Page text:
I start with my great grandparents Herman and Annie (Blatt) Feinstein. The year is 1928, and the location is Cuba. My great-grandfather is wearing a fez with the word "Moolah" on it. As in the Moolah Shriners of the Moolah Shrine Temple. The Shriners is a masonic organization composed solely of master masons. My great grandfather submitted his petition to join the Shriners in December of 1927, so in this photograph he hadn't been a member for very long. He was born in 1886, so he was 42 years old. I don't know how to describe the hat my great grandmother is wearing.

Next up are my paternal grandparents, Melvin and Sissie (Feinstein) Newmark. Neither are wearing hats in this picture, nor can you see their hair. That's because both are wearing wigs. (Note: I'm not sure, but a toupee is officially only a partial wig, and I don't think there's anything partial about what my grandfather is wearing.) The year is 1975, and my grandmother is 61, and my grandfather 63.

Third up is a photograph of my Great-Grandfather Melvin Van Every and a niece, most likely Mabel Ruth Van Every Creamer. The photograph was taken in 1909. My great grandfather would have been 46, and Mabel would have been 28. My great grandfather has removed his hat, and it sits on the table. Mabel's hat is impressive.

I finish with my maternal grandfather, Martin Deutsch, in a photograph most likely taken in 1931 when he graduated from DePaul University Law School. He would have been 24. It's possible this is his high school graduation, but it is less likely.

Sunday, September 7, 2008

During This Week: Sept 8-Sept 14

Thomas MacEntee at Destination: Austin Family has recently been posting daily historical births, marriages, and deaths for his family. I like this idea, however, I'm not confident I can do this daily. A weekly post seems manageable, limited to individuals who are deceased.

Sept 8th - Sept 14h

Sept 8, 1994: Death of Ida Odelson, age 88 (2nd cousin, twice removed)
Sept 11, 1951: Death of Myrtle Van Every Deutsch, age 51. (Grandmother)
Sept 14, 1914, Birth of Willard Oxenhandler (1st cousin twice removed)
Sept 14, 1933, Death of Harry Feinstein, age 49 (2nd great uncle)

So far this month
Sept 1, 1846: Birth of Samuel C Van Every (2nd great uncle)
Sept 1, 1868: Birth of Margaret Jane Denyer Vanevery (Great grandmother)
Sept 4, 2001: Death of Meyer Odelson, age 85 (2nd cousin, twice removed)
Sept 5, 1934: Death of Alvin Feinstein, age 24 (1st cousin twice Removed)

Monday, September 1, 2008

Sarah Louise Heath Palin's genealogy

I thought I could focus my attentions elsewhere, and then Tom Kemp on his GenealogyBank blog says he's a cousin to Alaska Governor, Sarah Palin, and that she is descended from a Rev John Lathrop. I remembered Lathrops interconnecting with the descendants of Rev. Thomas and Katherine Stoughton, of which I am one as well. Kemp provided no links to any sources, so I had to go looking myself, and I didn't find anything I could trust.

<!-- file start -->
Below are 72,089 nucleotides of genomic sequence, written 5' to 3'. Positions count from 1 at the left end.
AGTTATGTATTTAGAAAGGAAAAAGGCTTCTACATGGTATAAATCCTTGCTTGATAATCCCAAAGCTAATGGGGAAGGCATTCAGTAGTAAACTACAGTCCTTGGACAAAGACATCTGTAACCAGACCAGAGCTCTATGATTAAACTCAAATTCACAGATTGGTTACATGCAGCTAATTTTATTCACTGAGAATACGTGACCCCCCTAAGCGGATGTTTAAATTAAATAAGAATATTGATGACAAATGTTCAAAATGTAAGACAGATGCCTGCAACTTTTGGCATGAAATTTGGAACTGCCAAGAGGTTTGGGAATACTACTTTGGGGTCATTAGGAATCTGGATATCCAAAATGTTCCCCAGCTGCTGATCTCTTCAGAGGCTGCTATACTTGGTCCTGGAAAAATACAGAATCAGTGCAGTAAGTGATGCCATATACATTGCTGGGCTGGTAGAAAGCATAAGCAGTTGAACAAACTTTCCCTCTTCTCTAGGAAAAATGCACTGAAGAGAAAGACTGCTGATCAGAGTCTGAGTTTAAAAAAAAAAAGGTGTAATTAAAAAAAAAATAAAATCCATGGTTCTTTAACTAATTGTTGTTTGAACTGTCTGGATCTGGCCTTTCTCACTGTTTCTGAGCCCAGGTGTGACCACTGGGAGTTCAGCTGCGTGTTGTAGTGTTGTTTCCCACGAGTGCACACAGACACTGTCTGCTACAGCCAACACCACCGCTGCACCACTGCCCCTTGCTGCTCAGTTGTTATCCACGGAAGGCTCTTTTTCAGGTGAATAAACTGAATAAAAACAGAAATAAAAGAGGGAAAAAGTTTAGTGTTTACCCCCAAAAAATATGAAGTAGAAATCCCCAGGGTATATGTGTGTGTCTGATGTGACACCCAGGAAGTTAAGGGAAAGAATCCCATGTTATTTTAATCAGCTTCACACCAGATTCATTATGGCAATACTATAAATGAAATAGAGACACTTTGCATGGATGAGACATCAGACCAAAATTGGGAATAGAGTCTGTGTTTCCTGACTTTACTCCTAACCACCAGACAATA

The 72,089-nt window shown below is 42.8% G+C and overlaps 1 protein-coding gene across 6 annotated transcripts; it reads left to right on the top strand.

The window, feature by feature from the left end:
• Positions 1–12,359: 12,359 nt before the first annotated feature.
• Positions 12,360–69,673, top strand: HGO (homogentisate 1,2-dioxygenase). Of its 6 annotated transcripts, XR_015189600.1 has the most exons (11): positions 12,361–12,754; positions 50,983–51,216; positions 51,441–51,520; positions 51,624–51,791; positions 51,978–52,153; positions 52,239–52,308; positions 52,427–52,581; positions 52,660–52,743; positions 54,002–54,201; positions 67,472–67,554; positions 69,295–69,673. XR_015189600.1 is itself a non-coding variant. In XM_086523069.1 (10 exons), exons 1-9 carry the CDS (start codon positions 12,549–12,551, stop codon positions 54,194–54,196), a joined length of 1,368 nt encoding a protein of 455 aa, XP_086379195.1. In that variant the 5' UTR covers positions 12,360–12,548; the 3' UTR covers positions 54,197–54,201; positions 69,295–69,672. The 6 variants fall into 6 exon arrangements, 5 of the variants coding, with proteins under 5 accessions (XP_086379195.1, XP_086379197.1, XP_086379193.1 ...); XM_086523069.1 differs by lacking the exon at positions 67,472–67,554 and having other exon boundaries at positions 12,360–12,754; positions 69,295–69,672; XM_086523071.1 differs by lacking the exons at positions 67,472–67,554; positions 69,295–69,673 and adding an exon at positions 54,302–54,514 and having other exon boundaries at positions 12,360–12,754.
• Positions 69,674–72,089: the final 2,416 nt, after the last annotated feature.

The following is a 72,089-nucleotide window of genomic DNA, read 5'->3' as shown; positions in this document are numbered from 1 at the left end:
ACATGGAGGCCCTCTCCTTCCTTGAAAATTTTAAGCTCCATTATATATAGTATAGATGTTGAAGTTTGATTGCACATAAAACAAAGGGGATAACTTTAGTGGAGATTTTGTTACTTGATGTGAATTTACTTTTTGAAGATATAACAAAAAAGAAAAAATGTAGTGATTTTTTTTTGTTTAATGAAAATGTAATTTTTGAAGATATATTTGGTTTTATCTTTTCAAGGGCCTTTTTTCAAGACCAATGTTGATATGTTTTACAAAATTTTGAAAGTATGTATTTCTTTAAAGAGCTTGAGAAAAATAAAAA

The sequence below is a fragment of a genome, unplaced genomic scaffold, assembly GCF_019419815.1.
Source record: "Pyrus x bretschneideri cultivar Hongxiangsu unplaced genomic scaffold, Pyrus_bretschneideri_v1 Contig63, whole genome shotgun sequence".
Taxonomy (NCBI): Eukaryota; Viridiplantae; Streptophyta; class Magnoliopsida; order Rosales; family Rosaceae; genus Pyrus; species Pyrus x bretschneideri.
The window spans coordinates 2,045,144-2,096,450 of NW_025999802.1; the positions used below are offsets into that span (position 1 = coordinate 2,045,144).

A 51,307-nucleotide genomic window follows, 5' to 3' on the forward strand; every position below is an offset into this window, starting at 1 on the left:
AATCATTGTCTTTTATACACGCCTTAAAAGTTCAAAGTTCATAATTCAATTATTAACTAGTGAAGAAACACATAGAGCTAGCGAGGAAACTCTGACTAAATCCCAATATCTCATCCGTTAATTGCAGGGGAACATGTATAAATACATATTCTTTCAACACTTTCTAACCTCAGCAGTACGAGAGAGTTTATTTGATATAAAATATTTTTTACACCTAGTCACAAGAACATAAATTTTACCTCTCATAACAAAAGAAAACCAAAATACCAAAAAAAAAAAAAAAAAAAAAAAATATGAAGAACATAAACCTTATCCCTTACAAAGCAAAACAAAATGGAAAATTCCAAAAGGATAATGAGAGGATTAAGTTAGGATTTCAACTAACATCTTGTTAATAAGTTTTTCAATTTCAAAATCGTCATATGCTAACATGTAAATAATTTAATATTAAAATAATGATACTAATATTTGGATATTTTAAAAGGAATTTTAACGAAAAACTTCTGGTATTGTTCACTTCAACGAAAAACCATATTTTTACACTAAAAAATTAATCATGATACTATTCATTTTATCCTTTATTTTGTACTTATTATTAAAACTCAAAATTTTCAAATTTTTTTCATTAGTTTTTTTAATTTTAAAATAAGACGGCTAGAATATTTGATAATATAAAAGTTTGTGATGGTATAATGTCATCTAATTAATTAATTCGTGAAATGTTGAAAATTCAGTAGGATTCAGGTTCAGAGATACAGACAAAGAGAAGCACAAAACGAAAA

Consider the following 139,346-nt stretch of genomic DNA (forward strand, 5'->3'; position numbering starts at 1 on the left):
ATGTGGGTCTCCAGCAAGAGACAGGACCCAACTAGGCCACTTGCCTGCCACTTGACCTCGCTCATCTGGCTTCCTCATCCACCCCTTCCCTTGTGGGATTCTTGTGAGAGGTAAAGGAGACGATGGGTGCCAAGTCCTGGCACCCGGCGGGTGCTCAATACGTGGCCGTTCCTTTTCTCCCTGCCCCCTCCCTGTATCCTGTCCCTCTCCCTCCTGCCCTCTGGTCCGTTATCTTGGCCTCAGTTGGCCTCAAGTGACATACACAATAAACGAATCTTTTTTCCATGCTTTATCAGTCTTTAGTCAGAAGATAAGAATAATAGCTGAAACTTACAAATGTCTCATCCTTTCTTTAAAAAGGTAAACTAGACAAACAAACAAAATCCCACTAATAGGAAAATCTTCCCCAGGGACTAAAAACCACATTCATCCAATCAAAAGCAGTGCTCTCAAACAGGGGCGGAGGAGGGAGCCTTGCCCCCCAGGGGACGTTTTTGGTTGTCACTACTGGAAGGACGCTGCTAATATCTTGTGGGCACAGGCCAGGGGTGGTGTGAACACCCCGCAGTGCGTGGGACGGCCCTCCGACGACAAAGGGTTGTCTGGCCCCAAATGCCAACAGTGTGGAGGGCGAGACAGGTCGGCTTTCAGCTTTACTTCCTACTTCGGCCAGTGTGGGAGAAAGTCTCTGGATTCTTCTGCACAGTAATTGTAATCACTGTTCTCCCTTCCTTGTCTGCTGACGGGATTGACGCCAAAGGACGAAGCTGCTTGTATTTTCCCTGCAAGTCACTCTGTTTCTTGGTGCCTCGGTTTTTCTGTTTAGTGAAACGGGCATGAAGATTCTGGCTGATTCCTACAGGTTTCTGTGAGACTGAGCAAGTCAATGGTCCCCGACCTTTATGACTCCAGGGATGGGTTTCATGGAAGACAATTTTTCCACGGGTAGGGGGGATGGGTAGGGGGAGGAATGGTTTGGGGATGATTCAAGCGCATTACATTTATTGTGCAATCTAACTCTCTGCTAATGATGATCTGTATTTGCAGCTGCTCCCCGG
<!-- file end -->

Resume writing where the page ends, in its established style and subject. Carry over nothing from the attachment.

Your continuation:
I found her in the Dowling Family Genealogy at WorldConnect. Dowling doesn't have her descended from the Stoughtons. And I found Dowling's pedigree for my ancestor Samuel Swayze, and our lines as he has them don't seem to intersect.

Why don't I trust Tim Dowling's research? I have no idea who he is beyond his heady claim to be related to every single president of the United States. His pedigree for my ancestor Samuel Swayze says that Robert Chamberlain, who married Elizabeth Stoughton, is descended from the first three Kings Henry. Which is all well and good. But William Addams Reitweisner doesn't make the claim that John Kerry is. He provides no known parents for Robert Chamberlain. even though he carries Kerry's other lines a couple more generations. Surely if Reitweisner could find some reliable sources for Chamberlain's parents, he would have.

Further, I lack confidence in Dowling's attention to sources, as he often doesn't provide sources, especially with earlier generations. Since I don't trust his claim of Heath's ancestry, and I can't find her genealogy anywhere else, until I do find a source with a little more credibility, I am happy to accept that I might not be related to the Alaskan Governor.

Note: I missed a post at GeneaMusings on Friday. Randy linked to Robert Battle's Ahnentafel for Sarah Palin. Battle provides sources, and notably doesn't go any further back than 1600.